Today, historians and archaeologists agree that people were living in Rome long before 753 B.C., but the legend is one of the most famous in world history.

Mars was the god of war, and one of the most prominent and worshipped gods.
In early Roman history he was a god of spring, growth in nature, and fertility, and the protector of cattle. Mars is also mentioned as a chthonic god (earth-god) and this could explain why he became a god of death and finally a god of war. He is the son of Jupiter and Juno.

According to some sources, Mars is the father of Romulus and Remus by the Vestal Ilia (Rhea Silvia). Because he was the father of these legendary founders of Rome, and thus of the Roman people, the Romans styled themselves ‘sons of Mars’.

How was Rome ruled?

The people of Rome were farmers and herders. For a time, they were under the control of their neighbors, the Etruscans.

Rome became a rich city, ruled by kings. In 509 B.C., the Romans drove out their last king, Tarquin the Proud. Rome then became a republic.

The republic was ruled by a Senate. Rich men, called senators, ran the government. Poor men (called plebeians) had much less power.

The plebeians fought for fairer treatment. A plebeian, who was a free man (someone who was not a slave), could be a Roman citizen.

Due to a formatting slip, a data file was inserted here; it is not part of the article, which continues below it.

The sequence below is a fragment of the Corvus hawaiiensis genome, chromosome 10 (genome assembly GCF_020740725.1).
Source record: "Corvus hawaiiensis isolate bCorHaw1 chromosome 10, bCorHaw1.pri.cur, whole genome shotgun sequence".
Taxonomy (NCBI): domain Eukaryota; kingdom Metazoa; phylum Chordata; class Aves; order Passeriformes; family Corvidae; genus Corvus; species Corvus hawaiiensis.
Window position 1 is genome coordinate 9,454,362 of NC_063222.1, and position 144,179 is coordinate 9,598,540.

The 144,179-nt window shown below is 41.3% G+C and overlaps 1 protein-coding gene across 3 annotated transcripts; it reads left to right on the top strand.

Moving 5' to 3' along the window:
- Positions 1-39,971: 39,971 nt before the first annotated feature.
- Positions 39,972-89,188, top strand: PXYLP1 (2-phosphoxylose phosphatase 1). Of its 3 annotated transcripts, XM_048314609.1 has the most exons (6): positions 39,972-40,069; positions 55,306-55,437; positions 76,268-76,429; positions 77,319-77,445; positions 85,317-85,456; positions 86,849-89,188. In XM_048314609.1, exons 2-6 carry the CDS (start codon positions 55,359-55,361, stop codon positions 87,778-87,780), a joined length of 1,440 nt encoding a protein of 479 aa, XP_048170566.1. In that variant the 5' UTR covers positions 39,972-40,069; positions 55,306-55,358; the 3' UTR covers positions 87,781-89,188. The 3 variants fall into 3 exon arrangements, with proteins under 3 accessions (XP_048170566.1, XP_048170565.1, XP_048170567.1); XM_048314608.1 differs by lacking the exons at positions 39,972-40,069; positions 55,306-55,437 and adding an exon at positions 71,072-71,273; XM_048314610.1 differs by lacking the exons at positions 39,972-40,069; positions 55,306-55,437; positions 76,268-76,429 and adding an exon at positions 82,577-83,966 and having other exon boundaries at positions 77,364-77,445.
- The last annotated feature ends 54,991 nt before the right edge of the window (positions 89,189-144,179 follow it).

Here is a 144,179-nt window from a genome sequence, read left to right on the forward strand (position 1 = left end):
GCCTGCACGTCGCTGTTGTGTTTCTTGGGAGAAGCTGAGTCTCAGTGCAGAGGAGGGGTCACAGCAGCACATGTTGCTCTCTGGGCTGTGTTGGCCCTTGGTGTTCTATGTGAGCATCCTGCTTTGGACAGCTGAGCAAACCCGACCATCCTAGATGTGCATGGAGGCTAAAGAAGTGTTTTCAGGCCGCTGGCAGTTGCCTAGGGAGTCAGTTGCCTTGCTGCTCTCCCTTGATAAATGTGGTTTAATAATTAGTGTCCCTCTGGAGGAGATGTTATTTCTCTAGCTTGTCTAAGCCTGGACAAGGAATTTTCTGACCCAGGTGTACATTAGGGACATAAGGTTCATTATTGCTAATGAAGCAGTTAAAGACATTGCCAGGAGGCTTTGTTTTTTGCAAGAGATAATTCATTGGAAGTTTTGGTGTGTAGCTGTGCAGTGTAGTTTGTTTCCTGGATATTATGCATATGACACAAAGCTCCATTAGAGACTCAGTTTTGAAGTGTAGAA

People in lands conquered by the Romans could become citizens too. Women and slaves though, could not be citizens – so they could not vote in elections.

The Senate could not always control the Roman army. Army generals sometimes fought one another. Rome’s best general was Julius Caesar.

He lived in the 1st century B.C. and invaded Britain twice. Caesar came close to being emperor of Rome, but he was murdered in 44 B.C. By then, Rome was more than a city. It was the capital of an empire.

The Romans ruled lands from France to North Africa. You can see this in the map below.

Who were the Roman emperors?

A Roman emperor was the man who ruled over the empire. The first Emperor ruled Rome after years of fighting between rival leaders.

His name was Octavian. He took a new name, Augustus, when he became Emperor in 27 B.C.

Augustus brought peace after years of fighting. Not all the emperors were good and wise. Some were terrible. Some wanted to be gods.

The emperor had a troop of special soldiers to protect him. They were called the Praetorian Guard.

However, some of the bad emperors were so unpopular that their Praetorian Guards killed them!

A map of the Roman Empire, at the end of Julius Caesar’s rule.

Fun Facts:

In his portraits, Julius Caesar wore a wreath on his head to hide his baldness!

The Emperor Claudius rode an elephant when he visited Britain in AD 43. People in Britain were amazed to see such a sight.

To be a Roman citizen, or even an Emperor, you did not have to be born in Rome. The Emperor Septimius Severus was an African, from Libya.

…Rebellion.